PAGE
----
The Chanam family has suspected foul play since day one, given several inconsistencies in the versions of the police and government district hospital. Credit: Facebook/Pravish Chanam

At sector 20 police station, a police official told this reporter that the inquiry in this case was going on, which is documented in a progress report every month. SHO Manish Saxena, the present IO appointed to the case, said he was transferred to the PS only this month and the previous IO would be better placed to comment. Despite several attempts to contact Anil Kumar Shahi, who became SSP after former SSP Luv Kumar moved to Lucknow as DIG, Prisons, did not respond to queries. In September, Kumar suspended three police officials and shunted the SHO at Knowledge Park PS to police lines for dereliction of duty.

Strangely, in the CBI proforma (a copy of which has been accessed by this reporter) the UP government states that “the investigation is still pending and no substantial progress could be made till now”. However, in justifying the case to be referred to CBI, they mention, “a possibility that persons from native state of deceased or neighbouring state like Delhi, Haryana, Rajasthan etc. are behind this crime”.

It’s unclear why the government ruled out the possibility of people from Uttar Pradesh being involved since Pravish’s body was recovered in Noida. Ravi, however, says the friends who accompanied Pravish on the day of the concert have not been seen after September 11, when they accompanied him to the Knowledge Park PS.

“On September 13, all his friends (except those who were with him) came to the station to figure out his whereabouts. None of the three ever provided information to any of the police stations. They didn’t even contact us after we found out that he was no more or attend his funeral”, Ravi said, unable to mask his suspicion. Despite attempts to contact Ashok, he was not reachable.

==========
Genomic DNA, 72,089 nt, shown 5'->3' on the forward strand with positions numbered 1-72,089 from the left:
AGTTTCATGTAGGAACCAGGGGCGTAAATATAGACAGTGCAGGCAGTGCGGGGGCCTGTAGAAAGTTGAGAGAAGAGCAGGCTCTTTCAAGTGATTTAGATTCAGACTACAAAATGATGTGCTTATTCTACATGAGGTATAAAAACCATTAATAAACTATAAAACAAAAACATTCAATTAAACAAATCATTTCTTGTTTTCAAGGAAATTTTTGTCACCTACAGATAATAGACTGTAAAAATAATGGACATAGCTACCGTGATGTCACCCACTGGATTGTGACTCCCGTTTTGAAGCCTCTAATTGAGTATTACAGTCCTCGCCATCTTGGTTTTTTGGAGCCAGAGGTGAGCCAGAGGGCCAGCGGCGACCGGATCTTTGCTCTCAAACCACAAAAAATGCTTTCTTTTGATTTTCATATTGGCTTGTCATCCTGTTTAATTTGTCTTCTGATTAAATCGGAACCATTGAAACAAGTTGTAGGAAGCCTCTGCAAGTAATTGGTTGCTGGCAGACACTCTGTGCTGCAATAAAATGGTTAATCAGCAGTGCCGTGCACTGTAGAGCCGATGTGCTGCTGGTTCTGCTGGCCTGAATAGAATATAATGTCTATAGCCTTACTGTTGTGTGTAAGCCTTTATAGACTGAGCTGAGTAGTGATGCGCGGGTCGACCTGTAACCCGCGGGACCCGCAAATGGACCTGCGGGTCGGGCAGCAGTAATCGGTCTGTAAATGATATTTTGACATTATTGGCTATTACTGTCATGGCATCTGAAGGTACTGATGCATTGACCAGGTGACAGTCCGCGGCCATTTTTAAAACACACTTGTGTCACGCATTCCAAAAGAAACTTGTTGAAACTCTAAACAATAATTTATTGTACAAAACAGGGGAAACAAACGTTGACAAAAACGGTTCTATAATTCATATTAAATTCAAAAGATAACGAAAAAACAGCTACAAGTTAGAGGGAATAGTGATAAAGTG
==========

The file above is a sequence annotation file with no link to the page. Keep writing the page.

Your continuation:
As per the CCTV footage that the police handed to the family (accessed by this reporter), Pravish can be seen walking out barefoot from the hospital at 7.30 a.m the morning after he was admitted. The CCTV footage from Noida Stay, about 900 meters away from the hospital, shows him walking under the flyover. However, the footage has a time lapse of 81 seconds in the video, after which Pravish disappears from the frame. How did he manage to reach the Murga Market, which is a good 15-minute walk  (as per Google maps) in his condition, remains a mystery.

As the family keenly waits for the CBI to initiate an inquiry into the case, so far handled with ‘utmost negligence’, the silence of the authorities and the dodging of questions related to the case indicate that a breakthrough may still not be on the horizon. In fact, it is likely to further drag on, caught in bureaucratic red tape.

Makepeace Sitlhou  is a freelance journalist based in Guwahati.